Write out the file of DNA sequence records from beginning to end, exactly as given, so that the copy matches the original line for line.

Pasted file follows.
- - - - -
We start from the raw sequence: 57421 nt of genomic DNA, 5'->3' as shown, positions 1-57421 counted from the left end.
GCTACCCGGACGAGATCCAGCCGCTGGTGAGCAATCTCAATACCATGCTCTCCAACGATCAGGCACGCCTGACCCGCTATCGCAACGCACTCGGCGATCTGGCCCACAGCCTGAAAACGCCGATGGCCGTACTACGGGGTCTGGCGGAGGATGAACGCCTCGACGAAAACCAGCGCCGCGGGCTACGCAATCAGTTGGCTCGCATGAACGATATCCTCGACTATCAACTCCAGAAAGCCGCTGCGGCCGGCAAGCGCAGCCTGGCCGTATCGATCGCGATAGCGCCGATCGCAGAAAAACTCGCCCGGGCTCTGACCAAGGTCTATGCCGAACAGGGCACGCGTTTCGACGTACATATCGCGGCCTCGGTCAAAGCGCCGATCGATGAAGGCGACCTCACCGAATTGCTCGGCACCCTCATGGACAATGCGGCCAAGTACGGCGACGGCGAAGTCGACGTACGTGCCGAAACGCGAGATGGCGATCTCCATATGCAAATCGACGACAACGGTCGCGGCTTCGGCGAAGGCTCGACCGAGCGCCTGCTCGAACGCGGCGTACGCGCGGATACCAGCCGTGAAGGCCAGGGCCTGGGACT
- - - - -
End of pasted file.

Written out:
We start from the raw sequence: 57421 nt of genomic DNA, 5'->3' as shown, positions 1-57421 counted from the left end.
GCTACCCGGACGAGATCCAGCCGCTGGTGAGCAATCTCAATACCATGCTCTCCAACGATCAGGCACGCCTGACCCGCTATCGCAACGCACTCGGCGATCTGGCCCACAGCCTGAAAACGCCGATGGCCGTACTACGGGGTCTGGCGGAGGATGAACGCCTCGACGAAAACCAGCGCCGCGGGCTACGCAATCAGTTGGCTCGCATGAACGATATCCTCGACTATCAACTCCAGAAAGCCGCTGCGGCCGGCAAGCGCAGCCTGGCCGTATCGATCGCGATAGCGCCGATCGCAGAAAAACTCGCCCGGGCTCTGACCAAGGTCTATGCCGAACAGGGCACGCGTTTCGACGTACATATCGCGGCCTCGGTCAAAGCGCCGATCGATGAAGGCGACCTCACCGAATTGCTCGGCACCCTCATGGACAATGCGGCCAAGTACGGCGACGGCGAAGTCGACGTACGTGCCGAAACGCGAGATGGCGATCTCCATATGCAAATCGACGACAACGGTCGCGGCTTCGGCGAAGGCTCGACCGAGCGCCTGCTCGAACGCGGCGTACGCGCGGATACCAGCCGTGAAGGCCAGGGCCTGGGACT